As he approaches middle-age, Mike (Matthew Perry) realises his life hasn't turned out the way it was meant to: he's separated from his wife Scarlett (Leslie Mann), hated by his snarky teenage kids, and living with his uber-nerd best friend Ned (Thomas Lennon).
Via a ridiculous, just-go-with-it magical twist, Mike is given another shot at his youth and transformed back into his 17-year-old self (played by Efron). Cue laughs as the newly teenage Mike goes back to high-school, confronts bullies, befriends his own children, and tries to reconnect with Scarlett.
The implausibly silly plot is almost irrelevant, since the real strength of "17 Again" is its cast: Efron is an effortlessly charismatic leading man; Lennon wins fans as his character flirts awkwardly with the austere school principal (The Office's Melora Hardin); and Mann amuses as Scarlett, who's made increasingly uncomfortable by the young Mike's attempts to bond with her.
There are shaky moments, mostly because the film never really knows what audience it's going for. It's a little too grown-up for tweens, a little too simple to be more than an easy pleasure for older audiences. That said, there's plenty of laughs that grown-ups will appreciate, while Zac's admirers will squeal every time he tosses his trademark hair or beams at the camera.
Unlike his "High School Musical" co-stars, Efron isn't just some bland Disney robot. He has potential to turn into a true Hollywood superstar - keep an eye on him.
What's On TV UK
You can only return to the well so many times until you need to dig a new one. So runs the old saying. It is not a phrase that has ever been uttered in Hollywood, where 17 Again is the latest body-swap comedy to join a long list of movies including the likes of Freaky Friday, Vice Versa, 13 Going on 30 and the imperishable classic of the genre, Big.
Truth be told, this starring vehicle for current teen idol Zac Efron isn’t half bad, as Adele and I discovered when we attended the movie’s UK premiere two weeks ago.
OK, so the contents of the pail from this latest visit to the age-exchange well aren’t as sparkling as Big, but they’re far from being muddy dregs.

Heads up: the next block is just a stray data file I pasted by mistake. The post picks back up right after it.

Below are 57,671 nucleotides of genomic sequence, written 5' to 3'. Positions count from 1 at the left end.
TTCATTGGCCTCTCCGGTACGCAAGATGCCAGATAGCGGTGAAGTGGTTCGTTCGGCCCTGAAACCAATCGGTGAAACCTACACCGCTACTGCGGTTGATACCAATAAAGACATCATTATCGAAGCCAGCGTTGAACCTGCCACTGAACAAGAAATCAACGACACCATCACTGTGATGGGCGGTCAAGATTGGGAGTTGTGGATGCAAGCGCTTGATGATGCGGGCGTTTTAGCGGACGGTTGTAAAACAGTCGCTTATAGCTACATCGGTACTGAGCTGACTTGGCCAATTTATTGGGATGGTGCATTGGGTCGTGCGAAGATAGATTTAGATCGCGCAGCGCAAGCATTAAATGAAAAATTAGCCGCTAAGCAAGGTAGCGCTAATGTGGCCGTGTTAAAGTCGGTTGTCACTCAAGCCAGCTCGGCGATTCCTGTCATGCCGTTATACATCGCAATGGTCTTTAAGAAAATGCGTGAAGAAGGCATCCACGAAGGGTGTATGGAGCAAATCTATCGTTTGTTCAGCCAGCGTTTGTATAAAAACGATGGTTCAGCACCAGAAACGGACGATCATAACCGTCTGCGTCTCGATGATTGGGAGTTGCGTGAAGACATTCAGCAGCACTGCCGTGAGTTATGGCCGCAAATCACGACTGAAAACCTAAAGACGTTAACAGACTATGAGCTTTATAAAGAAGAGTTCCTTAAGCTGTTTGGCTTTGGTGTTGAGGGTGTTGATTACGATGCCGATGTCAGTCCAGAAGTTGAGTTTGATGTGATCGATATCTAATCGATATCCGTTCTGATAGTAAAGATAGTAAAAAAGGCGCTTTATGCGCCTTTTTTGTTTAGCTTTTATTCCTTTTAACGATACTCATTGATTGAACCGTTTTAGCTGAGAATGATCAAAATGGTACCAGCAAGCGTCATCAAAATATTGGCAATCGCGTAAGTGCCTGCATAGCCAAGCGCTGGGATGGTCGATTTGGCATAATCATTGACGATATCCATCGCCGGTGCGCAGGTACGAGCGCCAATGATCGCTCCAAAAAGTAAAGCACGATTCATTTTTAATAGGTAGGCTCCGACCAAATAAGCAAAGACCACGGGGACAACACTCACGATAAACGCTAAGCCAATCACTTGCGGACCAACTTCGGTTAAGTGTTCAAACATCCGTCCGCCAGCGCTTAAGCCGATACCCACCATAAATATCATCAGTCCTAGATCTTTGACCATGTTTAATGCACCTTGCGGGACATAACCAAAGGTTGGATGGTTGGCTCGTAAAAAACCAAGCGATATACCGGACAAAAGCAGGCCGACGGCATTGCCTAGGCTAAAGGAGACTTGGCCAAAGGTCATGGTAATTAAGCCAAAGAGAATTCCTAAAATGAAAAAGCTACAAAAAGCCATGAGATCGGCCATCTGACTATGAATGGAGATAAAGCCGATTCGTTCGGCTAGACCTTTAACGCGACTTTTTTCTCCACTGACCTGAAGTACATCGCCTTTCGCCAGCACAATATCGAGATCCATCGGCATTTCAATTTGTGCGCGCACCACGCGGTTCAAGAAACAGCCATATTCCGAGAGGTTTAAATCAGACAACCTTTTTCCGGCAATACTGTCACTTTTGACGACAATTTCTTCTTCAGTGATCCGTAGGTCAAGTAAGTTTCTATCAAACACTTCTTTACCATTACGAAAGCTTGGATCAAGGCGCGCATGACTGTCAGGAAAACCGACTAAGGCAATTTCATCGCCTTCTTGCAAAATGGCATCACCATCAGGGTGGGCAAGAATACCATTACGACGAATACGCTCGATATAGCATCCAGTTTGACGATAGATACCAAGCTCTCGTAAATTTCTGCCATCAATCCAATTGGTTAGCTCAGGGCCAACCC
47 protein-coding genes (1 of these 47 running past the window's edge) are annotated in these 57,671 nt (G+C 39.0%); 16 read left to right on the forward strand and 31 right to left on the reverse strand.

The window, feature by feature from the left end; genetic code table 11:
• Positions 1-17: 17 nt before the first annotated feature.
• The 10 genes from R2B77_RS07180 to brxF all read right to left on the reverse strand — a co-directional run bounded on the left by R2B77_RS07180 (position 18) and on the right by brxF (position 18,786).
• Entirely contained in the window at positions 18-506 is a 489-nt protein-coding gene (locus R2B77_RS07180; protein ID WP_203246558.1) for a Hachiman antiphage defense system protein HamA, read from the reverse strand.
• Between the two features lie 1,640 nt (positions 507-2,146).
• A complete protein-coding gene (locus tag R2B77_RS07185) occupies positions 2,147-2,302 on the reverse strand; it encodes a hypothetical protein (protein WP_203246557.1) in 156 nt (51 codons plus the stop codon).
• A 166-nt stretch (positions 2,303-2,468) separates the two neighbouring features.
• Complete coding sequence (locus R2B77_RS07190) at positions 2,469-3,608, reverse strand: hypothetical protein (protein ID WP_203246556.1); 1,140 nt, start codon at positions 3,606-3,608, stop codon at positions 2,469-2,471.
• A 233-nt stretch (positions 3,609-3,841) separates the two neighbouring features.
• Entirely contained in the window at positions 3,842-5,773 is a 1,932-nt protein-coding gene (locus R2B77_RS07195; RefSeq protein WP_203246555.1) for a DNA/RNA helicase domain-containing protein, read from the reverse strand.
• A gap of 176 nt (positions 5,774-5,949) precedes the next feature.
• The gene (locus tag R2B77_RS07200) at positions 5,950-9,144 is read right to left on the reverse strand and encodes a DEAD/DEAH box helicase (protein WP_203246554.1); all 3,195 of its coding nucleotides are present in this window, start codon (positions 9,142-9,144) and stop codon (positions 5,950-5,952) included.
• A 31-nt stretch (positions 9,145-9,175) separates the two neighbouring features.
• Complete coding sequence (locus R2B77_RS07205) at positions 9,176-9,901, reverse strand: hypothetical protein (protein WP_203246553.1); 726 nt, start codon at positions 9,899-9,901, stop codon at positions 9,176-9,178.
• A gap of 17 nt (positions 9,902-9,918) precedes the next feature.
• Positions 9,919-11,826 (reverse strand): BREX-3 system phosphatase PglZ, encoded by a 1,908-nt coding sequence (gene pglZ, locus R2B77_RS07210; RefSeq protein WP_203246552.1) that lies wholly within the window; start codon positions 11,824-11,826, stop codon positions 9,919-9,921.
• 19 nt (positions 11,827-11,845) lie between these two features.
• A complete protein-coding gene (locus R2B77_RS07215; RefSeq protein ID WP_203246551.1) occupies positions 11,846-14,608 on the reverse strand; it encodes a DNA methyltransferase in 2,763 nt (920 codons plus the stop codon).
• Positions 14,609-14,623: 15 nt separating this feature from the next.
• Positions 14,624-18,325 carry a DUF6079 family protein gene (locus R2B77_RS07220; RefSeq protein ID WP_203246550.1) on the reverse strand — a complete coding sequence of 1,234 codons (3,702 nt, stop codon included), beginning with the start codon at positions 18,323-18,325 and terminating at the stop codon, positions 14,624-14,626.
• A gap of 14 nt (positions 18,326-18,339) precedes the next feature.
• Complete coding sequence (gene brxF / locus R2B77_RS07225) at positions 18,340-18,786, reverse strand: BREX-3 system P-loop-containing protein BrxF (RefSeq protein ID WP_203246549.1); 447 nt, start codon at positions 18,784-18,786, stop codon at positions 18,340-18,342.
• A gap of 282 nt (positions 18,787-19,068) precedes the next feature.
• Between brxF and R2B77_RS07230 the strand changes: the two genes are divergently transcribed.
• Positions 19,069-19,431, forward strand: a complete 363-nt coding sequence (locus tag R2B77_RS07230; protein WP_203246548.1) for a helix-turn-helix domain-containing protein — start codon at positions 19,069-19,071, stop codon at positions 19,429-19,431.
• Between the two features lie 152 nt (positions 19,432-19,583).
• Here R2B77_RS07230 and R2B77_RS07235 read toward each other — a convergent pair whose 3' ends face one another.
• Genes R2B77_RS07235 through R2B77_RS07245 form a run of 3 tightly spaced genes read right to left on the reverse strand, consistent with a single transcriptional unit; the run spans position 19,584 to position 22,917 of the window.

The movie opens in 1989 when Efron’s 17-year-old jock, Mike O’Donnell, is a high-school basketball star (a familiar guise for Efron, natch, after High School Musical). He’s on the verge of winning a college sports scholarship when his girlfriend, Scarlet, tells him she is pregnant. Mike does the decent thing and jacks in his hoop dreams to knuckle down to the role of husband and father.
Twenty years later, Efron’s Mike has turned into a disgruntled Matthew Perry. His marriage to Scarlet has turned sour, he can’t connect with his teenage kids and his job is going pear-shaped. If only he could turn back the clock…
Of course, this is what happens, thanks to the mystical intervention of a twinkling, white-haired old-timer who just happens to be on hand, and the thirtysomething Mike find himself inhabiting the body of his teenage self.
With the help of his old friend, bullied nerd-turned billionaire Ned (Thomas Lennon), Mike re-enrols in school, hoping to get a second shot at fulfilling his teenage dreams. It’d be good, too, if he could boost the confidence of insecure son Alex (Sterling Knight), steer daughter Maggie (Michelle Trachtenberg) away from her loutish boyfriend, and prevent Scarlet (Leslie Mann) from going through with their divorce.
Naturally, none of this is quite as easy to achieve as he hopes. His first efforts at high-school cool fall flat (“What did you do? Mug K-Fed?” sneers one girl at his hip-hop attire) and his relationships with his daughter and wife threaten to turn icky and inappropriate while he’s in his teenage body.
Yes, we’ve seen this shtick before, but Efron’s charm is effortless, Mann is dependably funny, and Lennon’s sci-fi obsessed dork almost steals the show when, posing as Mike’s father, he tries to woo the school’s starchy principal (Melora Hardin).
Yet there’s one aspect of the film that I find hard to swallow. No, not the body swap but the far-fetched notion that the exceedingly slight Efron could ever be a star jock. Come off it! He’s tiny. He barely comes up to the ref’s navel. And when there’s a jump off, he doesn’t so much stand shoulder to shoulder with the opposing player as shoulder to hip. Hoop star? I just don’t buy it. If I’m missing something, Efron’s fans should please put me right.
I try to go with an open mind into any movie I see; how can you really judge a movie without watching it first? Despite that though I do catch myself disregarding movies, because of the first impressions of the plot or the actor. I had that here with 17 Again: a starring vehicle for the new Disney poster child Zac Efron, with a Freaky Friday twist? Nah, not for me. And yet surprisingly it was.